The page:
is just QBP. This means they have giant market penetration and are their own middlemen, so the profit is much much higher than for any other kind of independent frame builder. The cross-check is good but is IMHO not as good as other steel cross frames I remember. Most 4130, SLX, 631, and 853 Cross frames are lighter, I think. Remember the Cromo Fuji Cross? Now Al. I rode a friends Cross-Check and my positive comments are, it is durable and pleasantly, mildly retro looking.

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Old 02-18-05, 06:49 PM
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hot or not? depends. the surly is a great all-purpose cyclo-cross-type bike. it's a fine light tourer and commuter. it is most certainly not a hot race bike. it's tough, but quite heavy, and the geometry is a bit slack for tight handling on switchbacks. you almost never see surly's at races.
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Old 02-18-05, 10:07 PM
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I don't race mine. I do ride it though. I selected a cross type bike because I am a clydesdale who wanted a road bike but I ride on rail to trails and such which are hard on the wheels (considering my mass). I could not find many cross bikes available at dealerships. The few dealers who stocked Propads and Fuji Cross had sizes which were inappropriate.
I had the Performance Bike Store in Naperville, IL build my bike for me. Mine is built up for trail riding and light touring. I have a 105 Triple setup and heavily spoked wheels. I had the shop leave the stem relatively tall because I have a bad back and can't lean all the way into an aero position. I also have it setup with a Brooks B17.

My Cross-Check is a great all around bicycle that does what I ask of it.
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Old 02-19-05, 11:03 AM
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Originally Posted by Peek the Geek
I was under the impression that $400 is kind of expensive for a 4130 cro-mo frame.
I looked at Surly once and you're right, that is exactly what held me back. It is a nice versatile frame for DIY custom builders but at the end of the day it remains a rather heavy frame made with ordinary steel. I don't buy into or see the Surly "mystique" but if you're a Surly fan, more power to you, it's just not my thing.

If I was in the market for a cyclocross bike, I think a much better value than a Cross-Check is the Jamis Nova (https://www.jamisbikes.com/bikes/05_nova.html#). For about $1,000 you get a 631 frame with carbon fork, Shimano 105/Tiagra mix triple, cantilever brakes, Mavic wheels and Crank Bros. eggbeater pedals, and rear eyelets. There is no way you can custom build a Cross-Check with all those goodies for under $1,000. The Nova really is a bargain IMHO.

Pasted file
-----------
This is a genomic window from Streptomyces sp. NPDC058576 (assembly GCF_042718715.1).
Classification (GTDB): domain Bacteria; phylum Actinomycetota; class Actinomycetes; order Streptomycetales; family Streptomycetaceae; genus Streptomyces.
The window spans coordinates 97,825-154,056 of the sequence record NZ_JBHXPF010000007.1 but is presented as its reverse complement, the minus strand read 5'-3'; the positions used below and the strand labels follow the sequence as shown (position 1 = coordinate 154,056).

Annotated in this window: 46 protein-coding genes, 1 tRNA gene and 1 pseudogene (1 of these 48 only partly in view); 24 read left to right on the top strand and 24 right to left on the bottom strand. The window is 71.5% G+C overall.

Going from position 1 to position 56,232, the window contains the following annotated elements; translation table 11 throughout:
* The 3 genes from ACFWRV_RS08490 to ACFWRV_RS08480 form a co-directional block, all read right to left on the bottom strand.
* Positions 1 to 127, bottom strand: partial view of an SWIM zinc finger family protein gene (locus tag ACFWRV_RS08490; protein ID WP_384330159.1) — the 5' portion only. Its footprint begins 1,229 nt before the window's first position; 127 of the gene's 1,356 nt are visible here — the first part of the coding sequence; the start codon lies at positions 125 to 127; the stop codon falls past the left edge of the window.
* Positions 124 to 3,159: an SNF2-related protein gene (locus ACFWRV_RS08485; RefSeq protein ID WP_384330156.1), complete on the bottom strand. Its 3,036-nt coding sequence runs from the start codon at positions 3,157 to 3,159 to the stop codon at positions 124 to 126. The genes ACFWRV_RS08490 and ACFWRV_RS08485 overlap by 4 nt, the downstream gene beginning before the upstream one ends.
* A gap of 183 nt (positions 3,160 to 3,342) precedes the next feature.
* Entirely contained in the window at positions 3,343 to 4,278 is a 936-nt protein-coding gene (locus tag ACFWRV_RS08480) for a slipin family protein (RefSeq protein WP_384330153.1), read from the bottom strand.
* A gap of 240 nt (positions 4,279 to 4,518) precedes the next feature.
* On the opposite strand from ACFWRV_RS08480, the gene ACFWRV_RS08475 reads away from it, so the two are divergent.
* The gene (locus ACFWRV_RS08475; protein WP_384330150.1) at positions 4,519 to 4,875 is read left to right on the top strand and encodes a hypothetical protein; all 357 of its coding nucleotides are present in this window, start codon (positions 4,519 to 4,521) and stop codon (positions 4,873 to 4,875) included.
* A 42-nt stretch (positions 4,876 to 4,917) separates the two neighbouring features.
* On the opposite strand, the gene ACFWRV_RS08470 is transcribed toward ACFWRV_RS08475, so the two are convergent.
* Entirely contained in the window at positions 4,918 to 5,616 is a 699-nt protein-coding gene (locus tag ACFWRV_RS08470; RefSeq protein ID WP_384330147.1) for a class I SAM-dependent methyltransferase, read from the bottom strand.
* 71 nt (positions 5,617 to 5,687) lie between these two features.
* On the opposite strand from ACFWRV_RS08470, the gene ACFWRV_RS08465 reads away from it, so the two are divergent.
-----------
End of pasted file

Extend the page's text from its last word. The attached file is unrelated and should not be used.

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Old 02-19-05, 01:59 PM
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I think velocipedio has it right, what makes the Cross Check a great bike is that it is very good at a lot of things. The trade off is that it isn't the best cyclocross racer.

Like a lot of people, I use mine for commuting. It can handle Nokian studded 35's tires plus fenders (the specs claim it can handle 45's with fenders), but it also can work with much narrower road tires when the weather is better. I also have a rack and saddlebags on it. Few road bikes could handle the adverse commuter riding conditions (potholes, snow, ice, etc.). No mountain bike has the dropped handlebars and decent gear ratios.

If you want to do serious cyclocross racing, the Surly may not be your first choice. But if you want one, great all-around bike, it's worth taking a look at.

I don't know enough about the Nova to make a complete comparison, but can anyone say what kind of tire clearance does it has? It might have as much as the Surly, but I can't find anything that says one way or another. From what I can tell from the manufacturers' websites, the Nova's fork is part CF, part steel, the Surly's is all steel. Whether that's better or worse, I leave for others. All in all, the Nova looks like a good bike.

As to price, in Fall 2003, I paid $750 for a Cross Check Complete (LBS marked it down from $850 list). The Tiagra parts work just fine for commuting.
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Old 02-20-05, 10:54 PM
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Originally Posted by velocipedio
hot or not? depends. the surly is a great all-purpose cyclo-cross-type bike. it's a fine light tourer and commuter. it is most certainly not a hot race bike. it's tough, but quite heavy, and the geometry is a bit slack for tight handling on switchbacks. you almost never see surly's at races.
What? Yeah, that's why Canadian national cyclocross champion Wendy Simms chose to race a Surly Cross Check at the cyclocross world championships for the past two years in a row.
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Old 02-20-05, 10:58 PM